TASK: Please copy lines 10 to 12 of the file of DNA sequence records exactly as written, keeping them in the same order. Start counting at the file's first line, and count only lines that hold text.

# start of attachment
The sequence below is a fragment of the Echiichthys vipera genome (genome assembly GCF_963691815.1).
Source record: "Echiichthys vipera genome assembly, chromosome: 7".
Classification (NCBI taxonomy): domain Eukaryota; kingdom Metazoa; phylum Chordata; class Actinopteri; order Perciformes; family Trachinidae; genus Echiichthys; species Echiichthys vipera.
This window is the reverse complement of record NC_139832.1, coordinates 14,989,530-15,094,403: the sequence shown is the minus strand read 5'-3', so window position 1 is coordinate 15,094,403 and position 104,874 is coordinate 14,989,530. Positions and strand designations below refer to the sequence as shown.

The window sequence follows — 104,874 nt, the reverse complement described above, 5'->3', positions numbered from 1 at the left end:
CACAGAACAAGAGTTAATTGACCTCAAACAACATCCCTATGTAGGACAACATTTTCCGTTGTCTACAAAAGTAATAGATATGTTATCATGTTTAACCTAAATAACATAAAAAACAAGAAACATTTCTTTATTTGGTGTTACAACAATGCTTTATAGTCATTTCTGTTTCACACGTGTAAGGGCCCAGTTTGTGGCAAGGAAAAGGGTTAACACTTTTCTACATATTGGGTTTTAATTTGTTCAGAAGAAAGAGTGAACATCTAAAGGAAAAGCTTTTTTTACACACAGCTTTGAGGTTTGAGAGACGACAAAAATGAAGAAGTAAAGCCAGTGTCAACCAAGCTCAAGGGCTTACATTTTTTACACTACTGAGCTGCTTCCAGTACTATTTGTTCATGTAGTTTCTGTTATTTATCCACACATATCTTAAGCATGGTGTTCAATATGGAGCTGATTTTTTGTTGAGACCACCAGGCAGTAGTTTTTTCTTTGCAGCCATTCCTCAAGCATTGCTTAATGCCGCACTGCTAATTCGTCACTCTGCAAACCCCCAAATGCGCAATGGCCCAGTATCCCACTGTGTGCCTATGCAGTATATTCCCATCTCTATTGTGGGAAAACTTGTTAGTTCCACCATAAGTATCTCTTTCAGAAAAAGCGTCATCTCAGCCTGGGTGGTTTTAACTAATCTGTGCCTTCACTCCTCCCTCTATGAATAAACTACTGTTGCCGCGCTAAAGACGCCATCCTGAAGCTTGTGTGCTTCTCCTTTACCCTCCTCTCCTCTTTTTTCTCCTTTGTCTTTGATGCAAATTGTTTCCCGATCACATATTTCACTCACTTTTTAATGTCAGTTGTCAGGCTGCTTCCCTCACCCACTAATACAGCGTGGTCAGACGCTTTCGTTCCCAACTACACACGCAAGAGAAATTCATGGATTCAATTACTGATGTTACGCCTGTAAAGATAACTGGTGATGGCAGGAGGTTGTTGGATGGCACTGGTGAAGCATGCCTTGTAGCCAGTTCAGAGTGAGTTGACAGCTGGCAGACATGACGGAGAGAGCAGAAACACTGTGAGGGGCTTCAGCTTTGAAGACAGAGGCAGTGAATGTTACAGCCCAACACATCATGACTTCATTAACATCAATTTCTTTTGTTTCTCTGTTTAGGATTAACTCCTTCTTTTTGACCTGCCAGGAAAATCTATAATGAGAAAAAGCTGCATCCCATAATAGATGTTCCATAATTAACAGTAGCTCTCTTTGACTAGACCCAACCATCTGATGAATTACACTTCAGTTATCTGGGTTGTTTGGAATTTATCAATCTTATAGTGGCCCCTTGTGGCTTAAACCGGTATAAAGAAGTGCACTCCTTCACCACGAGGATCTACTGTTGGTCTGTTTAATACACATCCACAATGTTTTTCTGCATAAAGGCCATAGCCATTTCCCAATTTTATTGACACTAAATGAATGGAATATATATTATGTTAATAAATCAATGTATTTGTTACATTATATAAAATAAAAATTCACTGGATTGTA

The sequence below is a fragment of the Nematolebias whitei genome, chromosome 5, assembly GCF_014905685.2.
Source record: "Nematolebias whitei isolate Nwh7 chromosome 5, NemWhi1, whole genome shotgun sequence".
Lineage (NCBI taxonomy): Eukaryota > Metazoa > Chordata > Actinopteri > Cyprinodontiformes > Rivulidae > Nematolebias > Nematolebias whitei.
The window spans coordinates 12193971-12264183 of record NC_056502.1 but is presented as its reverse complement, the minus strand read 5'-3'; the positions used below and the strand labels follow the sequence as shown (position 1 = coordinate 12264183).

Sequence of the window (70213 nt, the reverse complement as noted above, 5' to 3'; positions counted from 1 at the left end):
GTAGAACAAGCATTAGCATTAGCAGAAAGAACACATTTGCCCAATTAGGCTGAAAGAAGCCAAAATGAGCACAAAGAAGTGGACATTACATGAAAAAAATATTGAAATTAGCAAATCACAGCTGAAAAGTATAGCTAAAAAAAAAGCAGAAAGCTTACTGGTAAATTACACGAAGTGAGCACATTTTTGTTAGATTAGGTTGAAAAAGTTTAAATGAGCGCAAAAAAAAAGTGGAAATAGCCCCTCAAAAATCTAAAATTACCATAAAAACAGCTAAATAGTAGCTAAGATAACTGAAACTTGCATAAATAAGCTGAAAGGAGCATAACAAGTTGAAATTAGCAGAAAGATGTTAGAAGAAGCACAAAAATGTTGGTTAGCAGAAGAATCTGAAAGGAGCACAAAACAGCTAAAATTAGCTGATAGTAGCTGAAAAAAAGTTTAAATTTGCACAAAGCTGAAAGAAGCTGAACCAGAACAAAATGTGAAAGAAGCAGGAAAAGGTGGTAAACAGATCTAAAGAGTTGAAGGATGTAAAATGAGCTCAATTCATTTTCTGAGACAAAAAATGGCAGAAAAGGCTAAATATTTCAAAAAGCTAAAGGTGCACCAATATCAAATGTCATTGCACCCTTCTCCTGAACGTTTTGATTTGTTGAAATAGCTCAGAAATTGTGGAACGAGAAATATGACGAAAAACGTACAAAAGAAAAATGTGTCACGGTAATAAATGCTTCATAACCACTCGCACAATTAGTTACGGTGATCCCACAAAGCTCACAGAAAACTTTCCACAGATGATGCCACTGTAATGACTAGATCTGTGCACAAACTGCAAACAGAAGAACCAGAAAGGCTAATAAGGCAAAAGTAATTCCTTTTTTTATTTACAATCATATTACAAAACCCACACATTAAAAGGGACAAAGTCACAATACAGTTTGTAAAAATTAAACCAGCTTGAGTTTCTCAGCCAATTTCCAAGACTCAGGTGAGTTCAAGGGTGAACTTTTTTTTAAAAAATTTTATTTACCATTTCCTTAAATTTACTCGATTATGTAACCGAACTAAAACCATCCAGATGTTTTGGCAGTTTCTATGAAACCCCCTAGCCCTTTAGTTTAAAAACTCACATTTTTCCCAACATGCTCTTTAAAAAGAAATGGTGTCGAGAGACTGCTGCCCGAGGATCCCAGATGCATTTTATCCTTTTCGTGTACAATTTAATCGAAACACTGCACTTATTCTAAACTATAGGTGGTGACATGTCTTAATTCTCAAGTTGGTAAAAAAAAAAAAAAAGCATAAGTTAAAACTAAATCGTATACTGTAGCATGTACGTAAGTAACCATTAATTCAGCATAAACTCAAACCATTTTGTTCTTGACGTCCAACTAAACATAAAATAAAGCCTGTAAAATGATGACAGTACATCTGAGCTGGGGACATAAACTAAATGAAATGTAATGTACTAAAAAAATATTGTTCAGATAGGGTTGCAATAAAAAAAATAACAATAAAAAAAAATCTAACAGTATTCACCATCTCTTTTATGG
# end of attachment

The window spans coordinates 12193971-12264183 of record NC_056502.1 but is presented as its reverse complement, the minus strand read 5'-3'; the positions used below and the strand labels follow the sequence as shown (position 1 = coordinate 12264183).

Sequence of the window (70213 nt, the reverse complement as noted above, 5' to 3'; positions counted from 1 at the left end):
GTAGAACAAGCATTAGCATTAGCAGAAAGAACACATTTGCCCAATTAGGCTGAAAGAAGCCAAAATGAGCACAAAGAAGTGGACATTACATGAAAAAAATATTGAAATTAGCAAATCACAGCTGAAAAGTATAGCTAAAAAAAAAGCAGAAAGCTTACTGGTAAATTACACGAAGTGAGCACATTTTTGTTAGATTAGGTTGAAAAAGTTTAAATGAGCGCAAAAAAAAAGTGGAAATAGCCCCTCAAAAATCTAAAATTACCATAAAAACAGCTAAATAGTAGCTAAGATAACTGAAACTTGCATAAATAAGCTGAAAGGAGCATAACAAGTTGAAATTAGCAGAAAGATGTTAGAAGAAGCACAAAAATGTTGGTTAGCAGAAGAATCTGAAAGGAGCACAAAACAGCTAAAATTAGCTGATAGTAGCTGAAAAAAAGTTTAAATTTGCACAAAGCTGAAAGAAGCTGAACCAGAACAAAATGTGAAAGAAGCAGGAAAAGGTGGTAAACAGATCTAAAGAGTTGAAGGATGTAAAATGAGCTCAATTCATTTTCTGAGACAAAAAATGGCAGAAAAGGCTAAATATTTCAAAAAGCTAAAGGTGCACCAATATCAAATGTCATTGCACCCTTCTCCTGAACGTTTTGATTTGTTGAAATAGCTCAGAAATTGTGGAACGAGAAATATGACGAAAAACGTACAAAAGAAAAATGTGTCACGGTAATAAATGCTTCATAACCACTCGCACAATTAGTTACGGTGATCCCACAAAGCTCACAGAAAACTTTCCACAGATGATGCCACTGTAATGACTAGATCTGTGCACAAACTGCAAACAGAAGAACCAGAAAGGCTAATAAGGCAAAAGTAATTCCTTTTTTTATTTACAATCATATTACAAAACCCACACATTAAAAGGGACAAAGTCACAATACAGTTTGTAAAAATTAAACCAGCTTGAGTTTCTCAGCCAATTTCCAAGACTCAGGTGAGTTCAAGGGTGAACTTTTTTTTAAAAAATTTTATTTACCATTTCCTTAAATTTACTCGATTATGTAACCGAACTAAAACCATCCAGATGTTTTGGCAGTTTCTATGAAACCCCCTAGCCCTTTAGTTTAAAAACTCACATTTTTCCCAACATGCTCTTTAAAAAGAAATGGTGTCGAGAGACTGCTGCCCGAGGATCCCAGATGCATTTTATCCTTTTCGTGTACAATTTAATCGAAACACTGCACTTATTCTAAACTATAGGTGGTGACATGTCTTAATTCTCAAGTTGGTAAAAAAAAAAAAAAAGCATAAGTTAAAACTAAATCGTATACTGTAGCATGTACGTAAGTAACCATTAATTCAGCATAAACTCAAACCATTTTGTTCTTGACGTCCAACTAAACATAAAATAAAGCCTGTAAAATGATGACAGTACATCTGAGCTGGGGACATAAACTAAATGAAATGTAATGTACTAAAAAAATATTGTTCAGATAGGGTTGCAATAAAAAAAATAACAATAAAAAAAAATCTAACAGTATTCACCATCTCTTTTATGG